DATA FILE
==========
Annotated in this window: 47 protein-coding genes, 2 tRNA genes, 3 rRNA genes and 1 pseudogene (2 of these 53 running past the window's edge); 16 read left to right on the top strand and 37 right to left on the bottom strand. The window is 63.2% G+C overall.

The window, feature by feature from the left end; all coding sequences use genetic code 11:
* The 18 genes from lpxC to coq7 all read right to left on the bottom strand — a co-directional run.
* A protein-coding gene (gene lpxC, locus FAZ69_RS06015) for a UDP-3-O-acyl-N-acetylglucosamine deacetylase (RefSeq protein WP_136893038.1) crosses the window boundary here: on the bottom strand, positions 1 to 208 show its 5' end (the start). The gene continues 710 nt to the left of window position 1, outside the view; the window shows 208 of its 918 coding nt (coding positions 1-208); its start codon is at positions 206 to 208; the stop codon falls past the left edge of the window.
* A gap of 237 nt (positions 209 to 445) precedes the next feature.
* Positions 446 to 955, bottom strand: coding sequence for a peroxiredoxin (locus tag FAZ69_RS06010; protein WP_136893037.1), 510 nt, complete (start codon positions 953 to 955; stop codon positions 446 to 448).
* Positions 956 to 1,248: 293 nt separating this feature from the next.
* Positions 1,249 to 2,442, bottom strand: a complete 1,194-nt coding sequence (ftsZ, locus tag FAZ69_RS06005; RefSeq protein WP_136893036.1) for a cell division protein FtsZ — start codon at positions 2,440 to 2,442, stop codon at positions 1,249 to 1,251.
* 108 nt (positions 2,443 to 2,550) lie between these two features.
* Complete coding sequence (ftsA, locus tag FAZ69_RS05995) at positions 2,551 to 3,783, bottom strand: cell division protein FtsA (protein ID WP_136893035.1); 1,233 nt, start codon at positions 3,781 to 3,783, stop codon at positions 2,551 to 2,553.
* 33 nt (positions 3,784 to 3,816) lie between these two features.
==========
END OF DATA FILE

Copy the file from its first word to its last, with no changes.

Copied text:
Annotated in this window: 47 protein-coding genes, 2 tRNA genes, 3 rRNA genes and 1 pseudogene (2 of these 53 running past the window's edge); 16 read left to right on the top strand and 37 right to left on the bottom strand. The window is 63.2% G+C overall.

The window, feature by feature from the left end; all coding sequences use genetic code 11:
* The 18 genes from lpxC to coq7 all read right to left on the bottom strand — a co-directional run.
* A protein-coding gene (gene lpxC, locus FAZ69_RS06015) for a UDP-3-O-acyl-N-acetylglucosamine deacetylase (RefSeq protein WP_136893038.1) crosses the window boundary here: on the bottom strand, positions 1 to 208 show its 5' end (the start). The gene continues 710 nt to the left of window position 1, outside the view; the window shows 208 of its 918 coding nt (coding positions 1-208); its start codon is at positions 206 to 208; the stop codon falls past the left edge of the window.
* A gap of 237 nt (positions 209 to 445) precedes the next feature.
* Positions 446 to 955, bottom strand: coding sequence for a peroxiredoxin (locus tag FAZ69_RS06010; protein WP_136893037.1), 510 nt, complete (start codon positions 953 to 955; stop codon positions 446 to 448).
* Positions 956 to 1,248: 293 nt separating this feature from the next.
* Positions 1,249 to 2,442, bottom strand: a complete 1,194-nt coding sequence (ftsZ, locus tag FAZ69_RS06005; RefSeq protein WP_136893036.1) for a cell division protein FtsZ — start codon at positions 2,440 to 2,442, stop codon at positions 1,249 to 1,251.
* 108 nt (positions 2,443 to 2,550) lie between these two features.
* Complete coding sequence (ftsA, locus tag FAZ69_RS05995) at positions 2,551 to 3,783, bottom strand: cell division protein FtsA (protein ID WP_136893035.1); 1,233 nt, start codon at positions 3,781 to 3,783, stop codon at positions 2,551 to 2,553.
* 33 nt (positions 3,784 to 3,816) lie between these two features.